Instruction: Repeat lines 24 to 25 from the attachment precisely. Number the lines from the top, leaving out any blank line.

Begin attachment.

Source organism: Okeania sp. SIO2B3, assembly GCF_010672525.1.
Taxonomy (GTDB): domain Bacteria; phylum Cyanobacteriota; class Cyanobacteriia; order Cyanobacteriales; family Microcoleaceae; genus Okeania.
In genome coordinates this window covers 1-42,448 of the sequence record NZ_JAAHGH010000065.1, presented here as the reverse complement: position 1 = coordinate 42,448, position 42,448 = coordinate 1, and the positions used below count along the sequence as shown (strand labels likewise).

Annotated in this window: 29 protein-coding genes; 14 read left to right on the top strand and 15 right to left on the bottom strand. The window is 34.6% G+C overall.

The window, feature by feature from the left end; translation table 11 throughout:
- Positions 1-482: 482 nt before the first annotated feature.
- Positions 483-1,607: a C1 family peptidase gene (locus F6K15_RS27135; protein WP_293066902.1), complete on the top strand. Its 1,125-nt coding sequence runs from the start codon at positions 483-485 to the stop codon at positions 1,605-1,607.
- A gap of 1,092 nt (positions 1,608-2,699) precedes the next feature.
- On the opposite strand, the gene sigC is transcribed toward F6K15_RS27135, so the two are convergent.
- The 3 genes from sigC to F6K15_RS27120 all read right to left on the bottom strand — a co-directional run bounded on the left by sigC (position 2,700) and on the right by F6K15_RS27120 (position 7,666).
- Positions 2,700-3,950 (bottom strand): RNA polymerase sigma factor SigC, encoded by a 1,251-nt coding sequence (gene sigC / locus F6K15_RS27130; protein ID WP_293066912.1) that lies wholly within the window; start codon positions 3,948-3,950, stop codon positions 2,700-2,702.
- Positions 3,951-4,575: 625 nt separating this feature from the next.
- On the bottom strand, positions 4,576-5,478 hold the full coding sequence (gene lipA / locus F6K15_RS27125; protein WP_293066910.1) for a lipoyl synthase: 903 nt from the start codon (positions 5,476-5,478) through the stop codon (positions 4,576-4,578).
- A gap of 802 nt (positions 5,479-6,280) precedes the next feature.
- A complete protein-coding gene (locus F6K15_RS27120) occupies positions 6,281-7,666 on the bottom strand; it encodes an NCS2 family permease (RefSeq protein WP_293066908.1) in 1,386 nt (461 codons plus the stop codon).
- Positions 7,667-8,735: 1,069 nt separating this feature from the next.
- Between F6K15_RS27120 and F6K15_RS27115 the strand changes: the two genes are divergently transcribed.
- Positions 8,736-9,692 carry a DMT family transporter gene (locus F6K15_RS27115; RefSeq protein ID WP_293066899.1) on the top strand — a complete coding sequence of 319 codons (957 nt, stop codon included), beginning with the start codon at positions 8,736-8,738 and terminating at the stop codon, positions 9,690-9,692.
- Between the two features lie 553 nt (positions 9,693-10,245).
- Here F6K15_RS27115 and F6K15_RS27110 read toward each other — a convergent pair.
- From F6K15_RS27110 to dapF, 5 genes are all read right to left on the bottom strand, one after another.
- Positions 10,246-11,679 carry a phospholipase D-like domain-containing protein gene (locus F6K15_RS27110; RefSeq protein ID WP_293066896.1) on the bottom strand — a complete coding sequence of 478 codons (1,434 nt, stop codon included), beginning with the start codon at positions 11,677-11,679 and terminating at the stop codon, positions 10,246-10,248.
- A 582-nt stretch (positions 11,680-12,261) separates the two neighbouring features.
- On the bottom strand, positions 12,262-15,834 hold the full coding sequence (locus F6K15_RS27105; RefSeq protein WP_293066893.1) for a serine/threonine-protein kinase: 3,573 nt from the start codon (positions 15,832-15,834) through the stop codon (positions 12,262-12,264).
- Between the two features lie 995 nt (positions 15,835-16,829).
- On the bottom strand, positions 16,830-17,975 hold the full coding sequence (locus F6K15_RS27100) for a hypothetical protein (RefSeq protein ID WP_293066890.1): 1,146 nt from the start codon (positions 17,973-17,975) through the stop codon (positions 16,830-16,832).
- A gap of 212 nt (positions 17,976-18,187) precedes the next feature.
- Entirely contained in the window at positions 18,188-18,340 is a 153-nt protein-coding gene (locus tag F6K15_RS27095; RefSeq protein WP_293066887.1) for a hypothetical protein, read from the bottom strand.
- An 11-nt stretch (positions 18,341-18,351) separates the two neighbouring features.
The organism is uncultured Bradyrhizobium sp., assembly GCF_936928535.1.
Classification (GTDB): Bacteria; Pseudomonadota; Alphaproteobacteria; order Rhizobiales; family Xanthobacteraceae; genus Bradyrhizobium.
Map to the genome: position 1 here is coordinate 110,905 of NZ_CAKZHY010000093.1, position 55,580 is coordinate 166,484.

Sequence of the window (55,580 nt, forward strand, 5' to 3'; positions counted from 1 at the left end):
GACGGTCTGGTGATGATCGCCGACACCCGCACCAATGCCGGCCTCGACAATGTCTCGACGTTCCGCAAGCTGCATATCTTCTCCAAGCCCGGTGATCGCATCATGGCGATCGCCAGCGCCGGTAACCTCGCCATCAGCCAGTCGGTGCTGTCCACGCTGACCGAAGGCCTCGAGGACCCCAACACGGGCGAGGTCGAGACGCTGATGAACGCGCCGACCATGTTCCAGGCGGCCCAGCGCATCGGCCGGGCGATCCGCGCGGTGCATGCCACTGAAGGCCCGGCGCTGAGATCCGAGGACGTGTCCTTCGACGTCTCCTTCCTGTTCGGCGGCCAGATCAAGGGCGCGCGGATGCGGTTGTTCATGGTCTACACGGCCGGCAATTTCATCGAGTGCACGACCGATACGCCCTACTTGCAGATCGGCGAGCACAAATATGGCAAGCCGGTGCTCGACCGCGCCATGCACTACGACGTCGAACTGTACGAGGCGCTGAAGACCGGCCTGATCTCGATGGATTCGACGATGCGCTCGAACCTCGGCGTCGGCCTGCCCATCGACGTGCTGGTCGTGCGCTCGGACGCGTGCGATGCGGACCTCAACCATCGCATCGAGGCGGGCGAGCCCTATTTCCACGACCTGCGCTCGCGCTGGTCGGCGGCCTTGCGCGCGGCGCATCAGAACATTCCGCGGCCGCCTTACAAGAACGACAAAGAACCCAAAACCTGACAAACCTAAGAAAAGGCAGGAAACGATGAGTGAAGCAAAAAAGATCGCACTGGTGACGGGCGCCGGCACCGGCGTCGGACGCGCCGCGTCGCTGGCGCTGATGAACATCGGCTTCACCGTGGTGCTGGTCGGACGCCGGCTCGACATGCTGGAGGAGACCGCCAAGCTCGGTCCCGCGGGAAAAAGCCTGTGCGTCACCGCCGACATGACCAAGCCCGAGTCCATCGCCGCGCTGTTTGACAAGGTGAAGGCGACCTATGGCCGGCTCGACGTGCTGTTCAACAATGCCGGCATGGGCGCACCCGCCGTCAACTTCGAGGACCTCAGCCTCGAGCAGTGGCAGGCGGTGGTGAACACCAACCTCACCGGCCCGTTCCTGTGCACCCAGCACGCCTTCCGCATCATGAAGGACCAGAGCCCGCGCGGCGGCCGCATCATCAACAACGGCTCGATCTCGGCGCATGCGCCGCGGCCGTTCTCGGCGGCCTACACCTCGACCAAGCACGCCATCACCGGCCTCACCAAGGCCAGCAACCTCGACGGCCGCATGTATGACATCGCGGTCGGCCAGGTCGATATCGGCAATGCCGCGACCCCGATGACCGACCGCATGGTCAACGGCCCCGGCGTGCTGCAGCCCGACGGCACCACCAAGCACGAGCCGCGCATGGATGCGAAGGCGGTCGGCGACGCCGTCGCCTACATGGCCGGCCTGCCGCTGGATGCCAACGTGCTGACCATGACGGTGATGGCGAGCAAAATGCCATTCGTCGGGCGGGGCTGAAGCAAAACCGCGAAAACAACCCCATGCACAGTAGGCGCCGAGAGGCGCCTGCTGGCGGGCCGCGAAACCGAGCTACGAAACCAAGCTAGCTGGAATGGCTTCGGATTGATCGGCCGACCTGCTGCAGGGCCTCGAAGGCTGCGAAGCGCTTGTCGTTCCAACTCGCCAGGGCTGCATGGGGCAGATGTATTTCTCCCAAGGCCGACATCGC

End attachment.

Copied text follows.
- On the bottom strand, positions 12,262-15,834 hold the full coding sequence (locus F6K15_RS27105; RefSeq protein WP_293066893.1) for a serine/threonine-protein kinase: 3,573 nt from the start codon (positions 15,832-15,834) through the stop codon (positions 12,262-12,264).
- Between the two features lie 995 nt (positions 15,835-16,829).